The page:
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Elvira 1 - Mistress of the Dark logo

ACCOLADE * £24.99 Mouse

E Elvira 1 - Mistress of the Dark lvira, the lady with the big reputation, wants a hand with her chest. She has opened up her old ancestral home Castle Killbragant and along with it a real can of worms – the really slimey ones. She has also reawakened an ancient curse, placed by her great, great, great, grandma, who it appears ws not so great after all.

The spooks and demons have come out of the closet and trapped Elvira in her own home. In answer to a small ad you are now her rescuer. Searching through the castle you must find six keys that will unlock an ancient chest and lift the curse. Easy? It would be if the ghosts did not carry loaded swords and were not able to use magic – not any of your Paul Daniels rubbish either, this stuff really hurts.

Carry On Elvira
Guided by the lovely Miss E’ you roam around the castle killing guards, fighting monsters, receiving horrendous wounds abd being healed by Elvira’s own sweet hands. As it is the family home of the Elvira clan the place is full of unexpected tunnels, guardians and other suprises. Nothing is what it seems and the level of innuendo and derision is along the lines of a "Carry On" film and are only ever a wobbling breast away.

Elvira, and her accompanying house, are beautifully drawn and the story created by all your wandering is well animated with arcade style sub-games around every corner: from sword fighting to breath holding feats, they are all yours to try. All you have to lose is your life, so why not give it a go?

Get Y’er Disks Out!
Elvira is flawed however, in many painful ways. The most frightening is the sheer number of disks; five to be exact. You get your moneys worth though, as virtually every movement between locations forces disk access. Irritation soon starts to get in.

The adventure though, is well thought out, with a strong side-line in role-play underpinning the plot. As you roam, most of Elvira’s ghostly ancestors insist on sword battles. Seeing as your starting weapon is only a dagger, they are not easy to win. Yet victory earns you experience in handling the weapon and access to another room or area.

Two Strokes Are Enough
Sword battles are limited to two strokes on attack and two on defence. You have to select which blow the other guy is going to try and react accordingly. A simple sub-game of guess the sword stroke, it is at the heart of the game’s earlier stages. Unfortunately, fighting with the dagger and no visual guides means that you take many more blows than you should. Elvira has given you masses of healing potions, but these cannot be used during the battle. Henceforth, and rather fittingly for a Gothic game, you spend large amounts of time dead.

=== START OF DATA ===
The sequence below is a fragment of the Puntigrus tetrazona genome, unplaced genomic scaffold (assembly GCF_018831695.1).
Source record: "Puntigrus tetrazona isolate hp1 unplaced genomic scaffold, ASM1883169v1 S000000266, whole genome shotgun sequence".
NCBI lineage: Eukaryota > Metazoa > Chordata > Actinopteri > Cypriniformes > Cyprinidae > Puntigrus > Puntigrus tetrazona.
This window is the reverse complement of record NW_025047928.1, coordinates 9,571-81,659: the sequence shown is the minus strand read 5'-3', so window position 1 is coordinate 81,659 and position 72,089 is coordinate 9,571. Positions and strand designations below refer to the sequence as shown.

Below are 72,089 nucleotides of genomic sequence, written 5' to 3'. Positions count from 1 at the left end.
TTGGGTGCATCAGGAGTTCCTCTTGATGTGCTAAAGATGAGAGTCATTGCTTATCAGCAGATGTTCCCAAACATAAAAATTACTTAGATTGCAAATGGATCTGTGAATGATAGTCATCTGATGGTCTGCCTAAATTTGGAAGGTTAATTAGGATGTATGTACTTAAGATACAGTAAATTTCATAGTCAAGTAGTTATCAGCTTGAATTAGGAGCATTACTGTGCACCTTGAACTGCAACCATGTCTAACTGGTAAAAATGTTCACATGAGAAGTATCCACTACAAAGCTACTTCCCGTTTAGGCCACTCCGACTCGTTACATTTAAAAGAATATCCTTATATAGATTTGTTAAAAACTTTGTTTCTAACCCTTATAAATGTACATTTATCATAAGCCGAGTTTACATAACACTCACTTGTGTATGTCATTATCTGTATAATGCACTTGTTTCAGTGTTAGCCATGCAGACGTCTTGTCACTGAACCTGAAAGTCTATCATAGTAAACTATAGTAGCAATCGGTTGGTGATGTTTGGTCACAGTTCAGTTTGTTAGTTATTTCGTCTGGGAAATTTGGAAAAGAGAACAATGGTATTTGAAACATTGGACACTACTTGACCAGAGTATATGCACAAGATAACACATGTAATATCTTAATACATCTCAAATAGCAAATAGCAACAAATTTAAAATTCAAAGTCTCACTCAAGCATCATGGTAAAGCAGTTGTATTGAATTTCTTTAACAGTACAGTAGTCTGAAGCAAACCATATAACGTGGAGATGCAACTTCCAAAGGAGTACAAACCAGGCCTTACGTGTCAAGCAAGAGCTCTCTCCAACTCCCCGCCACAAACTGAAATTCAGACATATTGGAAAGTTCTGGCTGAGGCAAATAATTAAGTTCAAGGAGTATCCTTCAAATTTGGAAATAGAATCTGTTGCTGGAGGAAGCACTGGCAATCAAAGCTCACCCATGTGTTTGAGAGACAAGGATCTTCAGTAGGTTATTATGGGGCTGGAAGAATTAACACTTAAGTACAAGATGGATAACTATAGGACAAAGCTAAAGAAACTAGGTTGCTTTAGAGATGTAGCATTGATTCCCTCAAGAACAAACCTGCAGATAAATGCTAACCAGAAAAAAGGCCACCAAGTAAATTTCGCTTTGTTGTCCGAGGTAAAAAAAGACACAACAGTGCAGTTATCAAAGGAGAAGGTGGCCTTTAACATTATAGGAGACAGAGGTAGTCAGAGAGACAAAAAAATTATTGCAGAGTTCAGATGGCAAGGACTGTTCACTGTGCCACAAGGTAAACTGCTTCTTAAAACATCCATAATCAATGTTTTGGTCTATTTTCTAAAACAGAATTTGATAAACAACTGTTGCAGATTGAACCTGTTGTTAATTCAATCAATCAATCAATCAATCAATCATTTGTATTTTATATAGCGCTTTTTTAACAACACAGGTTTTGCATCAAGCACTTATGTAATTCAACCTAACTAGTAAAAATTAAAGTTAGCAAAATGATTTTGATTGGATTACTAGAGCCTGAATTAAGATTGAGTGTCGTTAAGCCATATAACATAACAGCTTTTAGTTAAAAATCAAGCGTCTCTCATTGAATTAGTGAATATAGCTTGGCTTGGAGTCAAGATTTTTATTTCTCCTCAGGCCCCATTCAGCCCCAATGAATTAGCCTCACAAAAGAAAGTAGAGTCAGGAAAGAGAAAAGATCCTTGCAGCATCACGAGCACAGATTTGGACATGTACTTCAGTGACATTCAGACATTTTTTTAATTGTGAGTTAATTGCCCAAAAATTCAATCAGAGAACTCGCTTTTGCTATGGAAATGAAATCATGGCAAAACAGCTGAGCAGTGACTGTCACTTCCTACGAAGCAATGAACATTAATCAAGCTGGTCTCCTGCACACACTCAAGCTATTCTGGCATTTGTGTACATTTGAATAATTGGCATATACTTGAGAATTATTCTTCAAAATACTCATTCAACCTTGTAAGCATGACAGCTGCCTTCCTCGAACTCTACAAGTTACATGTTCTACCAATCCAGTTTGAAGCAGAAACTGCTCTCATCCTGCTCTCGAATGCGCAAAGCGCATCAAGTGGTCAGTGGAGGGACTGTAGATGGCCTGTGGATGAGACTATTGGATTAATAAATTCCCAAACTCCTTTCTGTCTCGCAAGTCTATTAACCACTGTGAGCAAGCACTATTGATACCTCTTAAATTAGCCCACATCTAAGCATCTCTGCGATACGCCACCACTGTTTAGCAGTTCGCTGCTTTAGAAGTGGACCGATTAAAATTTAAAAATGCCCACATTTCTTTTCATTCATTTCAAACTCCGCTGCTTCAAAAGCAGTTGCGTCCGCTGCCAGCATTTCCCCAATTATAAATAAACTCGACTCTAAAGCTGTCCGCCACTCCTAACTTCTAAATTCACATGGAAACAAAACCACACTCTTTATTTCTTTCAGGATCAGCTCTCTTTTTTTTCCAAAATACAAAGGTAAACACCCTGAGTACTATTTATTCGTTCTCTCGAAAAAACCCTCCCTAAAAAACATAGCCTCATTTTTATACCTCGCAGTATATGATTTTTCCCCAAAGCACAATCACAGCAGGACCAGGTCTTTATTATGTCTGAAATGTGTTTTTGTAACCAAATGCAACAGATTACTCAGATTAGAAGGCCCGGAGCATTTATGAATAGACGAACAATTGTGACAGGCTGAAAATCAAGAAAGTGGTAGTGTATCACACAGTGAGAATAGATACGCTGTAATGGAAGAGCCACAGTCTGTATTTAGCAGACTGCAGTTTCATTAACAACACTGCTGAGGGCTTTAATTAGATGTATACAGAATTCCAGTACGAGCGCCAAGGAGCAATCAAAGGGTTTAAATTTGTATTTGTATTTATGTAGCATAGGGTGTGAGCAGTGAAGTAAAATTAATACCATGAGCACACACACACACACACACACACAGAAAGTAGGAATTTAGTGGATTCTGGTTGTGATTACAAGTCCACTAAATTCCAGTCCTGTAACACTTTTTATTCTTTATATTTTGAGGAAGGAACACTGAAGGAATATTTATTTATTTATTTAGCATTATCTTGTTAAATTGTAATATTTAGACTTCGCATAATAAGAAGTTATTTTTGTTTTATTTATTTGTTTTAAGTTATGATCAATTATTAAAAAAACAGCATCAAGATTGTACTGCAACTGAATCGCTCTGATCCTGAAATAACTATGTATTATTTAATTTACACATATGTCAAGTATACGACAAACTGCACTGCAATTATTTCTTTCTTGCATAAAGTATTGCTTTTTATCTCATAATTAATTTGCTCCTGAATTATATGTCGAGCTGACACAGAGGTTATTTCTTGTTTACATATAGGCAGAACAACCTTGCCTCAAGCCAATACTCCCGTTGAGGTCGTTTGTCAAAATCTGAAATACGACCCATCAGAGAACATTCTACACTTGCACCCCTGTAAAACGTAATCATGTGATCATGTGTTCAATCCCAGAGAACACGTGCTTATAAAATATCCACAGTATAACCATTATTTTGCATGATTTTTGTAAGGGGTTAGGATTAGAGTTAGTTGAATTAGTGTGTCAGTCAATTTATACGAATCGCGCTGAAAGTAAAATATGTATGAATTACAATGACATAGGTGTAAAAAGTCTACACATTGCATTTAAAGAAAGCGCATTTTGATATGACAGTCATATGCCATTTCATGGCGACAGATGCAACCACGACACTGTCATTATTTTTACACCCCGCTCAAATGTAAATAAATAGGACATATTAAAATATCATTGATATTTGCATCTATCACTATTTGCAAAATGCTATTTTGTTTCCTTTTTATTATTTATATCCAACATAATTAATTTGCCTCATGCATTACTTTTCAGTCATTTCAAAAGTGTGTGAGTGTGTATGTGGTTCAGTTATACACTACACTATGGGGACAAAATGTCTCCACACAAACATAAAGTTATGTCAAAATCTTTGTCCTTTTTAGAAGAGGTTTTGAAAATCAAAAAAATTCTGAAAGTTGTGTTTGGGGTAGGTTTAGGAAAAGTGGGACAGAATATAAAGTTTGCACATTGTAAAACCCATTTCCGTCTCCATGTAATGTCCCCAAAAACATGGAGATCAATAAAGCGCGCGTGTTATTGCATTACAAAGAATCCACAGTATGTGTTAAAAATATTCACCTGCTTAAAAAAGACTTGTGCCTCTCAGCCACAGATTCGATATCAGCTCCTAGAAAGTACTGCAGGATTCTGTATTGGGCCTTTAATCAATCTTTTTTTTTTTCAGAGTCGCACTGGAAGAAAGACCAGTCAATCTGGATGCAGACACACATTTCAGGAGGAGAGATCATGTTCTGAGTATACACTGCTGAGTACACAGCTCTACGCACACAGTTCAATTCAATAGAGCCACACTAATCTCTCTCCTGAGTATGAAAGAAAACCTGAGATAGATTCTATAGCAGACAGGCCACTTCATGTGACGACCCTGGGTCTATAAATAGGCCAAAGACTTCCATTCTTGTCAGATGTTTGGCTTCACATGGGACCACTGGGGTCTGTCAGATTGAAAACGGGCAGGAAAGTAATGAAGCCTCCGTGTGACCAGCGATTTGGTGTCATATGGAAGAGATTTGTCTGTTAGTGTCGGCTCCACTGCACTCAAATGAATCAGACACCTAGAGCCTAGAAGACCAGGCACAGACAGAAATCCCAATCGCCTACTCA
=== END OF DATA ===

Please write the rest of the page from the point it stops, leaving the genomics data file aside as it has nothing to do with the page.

The slowness and the repeated deaths ruin Elvira. It is simply no fun to play. The frustration is heightened by the graphics because so many remain unseen. Success is a matter of persistence and luck. Still, Elvira does have nice...
Trenton Webb

Amiga Format, Issue 19, February 1991, p.85

VERDICT
  • Graphics that will suit the heavy breathers and gore fans.
  • Five disks means far too much swapping.
  • Disk access before each move means slow game play.
  • Strange licence that makes an irritating game.
  • An average adventure that falls apart due to bad disk management.
Verdict: 61%


Elvira 1 - Mistress of the Dark logo

Genau vor einem Jahr haben wir das Preview zu diesem Spiel gebracht, und dann haben wir gewartet und gewartet und gewartet – bis wir selbst schon fast nicht mehr an die Existenz der Horrorlady glauben konnten! Aber Damen verspäten sich halt gelegentlich ein wenig...

Elvira 1 - Mistress of the Dark Und Damen dürfen das, so aufregende wie Elvira erst recht! Noch dazu ist sie selbst ja eigentlich völlig unschuldig. Der Grund für diese wahrhaft monströse Verzögerung ist schon eher bei ihren Programmierern zu suchen, die halt einfach mal Perfektionisten sind. Und jetzt, nachdem wir das aufwendige Horror-Adventure mit eigenen Augen gesehen haben, ist die warterei vergeben und vergessen. Das muss man sich mal auf der Zunge zergehen lassen: Über 800 Örtlichkeiten, über 300 Gegenstände und über 100 Gegner warten hier auf einen, der auszieht, um das Gruseln zu lernen! Klingt gut? Ha, wenn Ihr unseren megaexklusiven Testbericht zu end gelesen habt, werdet Ihr wissen, dass "gut" hier schon fast eine Beleidigung ist...